The daughter of a recently deceased man claims her father's death could have easily been avoided had doctors at Memorial Hermann Baptist Orange Hospital and Christus Hospital St. Elizabeth recognized the fact that he was bleeding to death.
Kathy Keegan filed a lawsuit April 6 in Jefferson County District Court against the two hospitals and doctors Derrick M. Myers and Steven K. Sooudi.
Keegan claims her father, David Barrow, underwent a cardiac catherization on April 16, 2009. Three days later, Barrow had a syncopal episode at home and was transported to Memorial Hermann where he was admitted to the emergency department under the care of Dr. Myers, according to the complaint.
Upon initial evaluation, doctors diagnosed Barrow as being hypotensive with pain in his groin at the catheter insertion site, the suit states. The emergency room's triage nurse also noted there was right lower extremity bruising, the complaint says.
Later, a venous duplex study revealed a large hematoma in Barrow's right lower extremity, Keegan claims.
About six-and-a-half hours later, Myers spoke to Barrow's cardiologist's partner, Sooudi, who agreed to accept Barrow in transfer, according to the complaint.
"There was no Memorandum of Transfer, and no explanation as to why Mr. Barrow was transferred as opposed to receiving further care at Baptist Hospital," the suit states. "Likewise, there was no evaluation of the risks and benefits of the transfer."
At Christus Hospital, a CT scan revealed Barrow's abdomen and pelvis had a large, ill-defined hematoma in his thigh and lower groin region, the complaint says.
At 11:40 p.m., while Barrow was still in the Christus Hospital emergency department, he became unresponsive and was intubated, Keegan claims. At 12:35 a.m., he was moved from the emergency department to the intensive care unit, according to the complaint.
At 5 a.m., Barrow died after Sooudi ordered emergency officials not to resuscitate him, the suit states.
An autopsy revealed Barrow died from a leak in his catheter insertion site that should have been treated shortly after his arrival at Baptist Orange Hospital at 10:30 a.m., the complaint says.
"But, despite being at Baptist Orange Hospital for over eight hours and at Christus Hospital-St. Elizabeth for over nine hours, nothing was done to stop his bleeding," the suit states. "And, because of Defendants' failure to recognize this risk and recommend or provide relatively simple surgical intervention to stop this bleeding, David Barrow unnecessarily bled to death."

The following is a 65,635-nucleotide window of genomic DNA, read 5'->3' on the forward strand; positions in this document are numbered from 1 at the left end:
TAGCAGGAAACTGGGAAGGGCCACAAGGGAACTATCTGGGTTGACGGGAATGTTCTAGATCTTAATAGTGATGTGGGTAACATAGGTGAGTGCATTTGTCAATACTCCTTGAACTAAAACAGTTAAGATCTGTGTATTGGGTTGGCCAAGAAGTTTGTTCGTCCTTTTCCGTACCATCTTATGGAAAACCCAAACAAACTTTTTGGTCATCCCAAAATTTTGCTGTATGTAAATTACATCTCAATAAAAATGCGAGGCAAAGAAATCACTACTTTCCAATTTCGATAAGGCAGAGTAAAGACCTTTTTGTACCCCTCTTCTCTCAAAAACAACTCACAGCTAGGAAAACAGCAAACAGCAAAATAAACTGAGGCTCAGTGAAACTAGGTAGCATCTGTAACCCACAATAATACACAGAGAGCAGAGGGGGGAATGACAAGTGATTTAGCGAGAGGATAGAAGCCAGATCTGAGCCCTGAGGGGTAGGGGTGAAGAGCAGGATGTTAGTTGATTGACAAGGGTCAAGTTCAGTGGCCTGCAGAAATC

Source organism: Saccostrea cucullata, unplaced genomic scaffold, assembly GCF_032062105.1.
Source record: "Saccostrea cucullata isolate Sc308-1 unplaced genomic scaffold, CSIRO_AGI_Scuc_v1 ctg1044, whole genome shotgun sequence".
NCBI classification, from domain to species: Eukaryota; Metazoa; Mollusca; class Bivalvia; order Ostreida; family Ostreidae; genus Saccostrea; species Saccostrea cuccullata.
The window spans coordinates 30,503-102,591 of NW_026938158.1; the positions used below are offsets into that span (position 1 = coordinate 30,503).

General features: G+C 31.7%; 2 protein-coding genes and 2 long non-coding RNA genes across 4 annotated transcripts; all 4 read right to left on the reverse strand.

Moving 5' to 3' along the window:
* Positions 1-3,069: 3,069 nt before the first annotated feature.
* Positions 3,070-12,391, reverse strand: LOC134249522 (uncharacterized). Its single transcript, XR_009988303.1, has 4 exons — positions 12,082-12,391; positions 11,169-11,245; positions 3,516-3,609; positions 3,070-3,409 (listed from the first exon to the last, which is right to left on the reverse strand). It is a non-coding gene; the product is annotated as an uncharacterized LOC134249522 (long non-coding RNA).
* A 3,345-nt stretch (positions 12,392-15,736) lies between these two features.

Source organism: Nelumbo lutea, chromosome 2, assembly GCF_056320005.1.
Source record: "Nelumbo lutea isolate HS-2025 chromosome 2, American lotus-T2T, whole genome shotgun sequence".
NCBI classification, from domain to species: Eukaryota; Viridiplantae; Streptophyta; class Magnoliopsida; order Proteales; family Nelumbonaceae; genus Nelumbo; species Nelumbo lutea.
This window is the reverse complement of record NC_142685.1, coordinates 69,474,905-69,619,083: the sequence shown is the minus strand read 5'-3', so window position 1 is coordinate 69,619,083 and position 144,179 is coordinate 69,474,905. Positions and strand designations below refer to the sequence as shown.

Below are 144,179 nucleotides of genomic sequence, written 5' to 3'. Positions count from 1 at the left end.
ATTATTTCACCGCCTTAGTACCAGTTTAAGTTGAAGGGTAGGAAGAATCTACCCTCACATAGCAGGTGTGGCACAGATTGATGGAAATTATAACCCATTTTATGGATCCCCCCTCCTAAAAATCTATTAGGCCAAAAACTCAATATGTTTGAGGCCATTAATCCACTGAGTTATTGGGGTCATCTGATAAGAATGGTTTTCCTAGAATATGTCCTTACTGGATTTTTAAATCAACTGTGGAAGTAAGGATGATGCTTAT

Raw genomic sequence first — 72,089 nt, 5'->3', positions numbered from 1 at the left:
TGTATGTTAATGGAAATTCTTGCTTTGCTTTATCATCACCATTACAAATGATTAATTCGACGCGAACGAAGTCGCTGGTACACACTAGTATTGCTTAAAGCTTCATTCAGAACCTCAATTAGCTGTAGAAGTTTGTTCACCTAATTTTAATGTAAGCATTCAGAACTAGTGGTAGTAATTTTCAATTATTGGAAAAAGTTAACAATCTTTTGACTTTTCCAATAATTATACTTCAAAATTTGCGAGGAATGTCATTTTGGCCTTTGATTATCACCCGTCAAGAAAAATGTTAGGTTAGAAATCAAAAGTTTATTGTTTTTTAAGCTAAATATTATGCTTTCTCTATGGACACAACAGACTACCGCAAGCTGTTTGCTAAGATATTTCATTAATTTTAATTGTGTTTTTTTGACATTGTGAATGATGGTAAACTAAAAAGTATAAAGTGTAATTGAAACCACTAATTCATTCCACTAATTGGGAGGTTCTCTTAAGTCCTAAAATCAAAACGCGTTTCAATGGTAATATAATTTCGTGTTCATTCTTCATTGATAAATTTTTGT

Before his death, Barrow experienced pain and suffering, Keegan claims. In addition, Keegan incurred medical, funeral and burial expenses; lost her father's affection, companionship, comfort and solace; suffered extreme grief and mental anguish; and lost her father's services, according to the complaint.
Keegan blames Myers, in part, for causing her father's death, saying he negligently failed to actively manage Barrow's medical condition, failed to assess Barrow's medical condition, failed to diagnose Barrow's hemorrhagic shock, failed to diagnose the source of Barrow's bleeding, failed to control the bleeding from Barrow's groin and failed to follow up and review the results of Barrow's diagnostic testing. In addition, he failed to consult with a specialist to assist with controlling the bleeding from Barrow's groin and failed to evaluate Barrow's condition for transfer, according to the complaint.
Keegan also places partial blame on Sooudi, who she claims negligently failed to actively manage Barrow's medical condition, failed to assess Barrow's medical condition, failed to assess and make an in-person appearance to evaluate Barrow's condition, failed to control the bleeding from Barrow's groin and failed to consult with a specialist to assist with controlling the bleeding in Barrow's spine.
In her complaint, Keegan seeks actual damages, plus pre- and post-judgment interest, costs and other relief the court deems just.
Giles Kibbe of Weller, Green, Toups and Terrell in Beaumont will be representing her.
The case has been assigned to Judge Donald Floyd, 172nd District Court.
Jefferson County District Court case number: E186-481.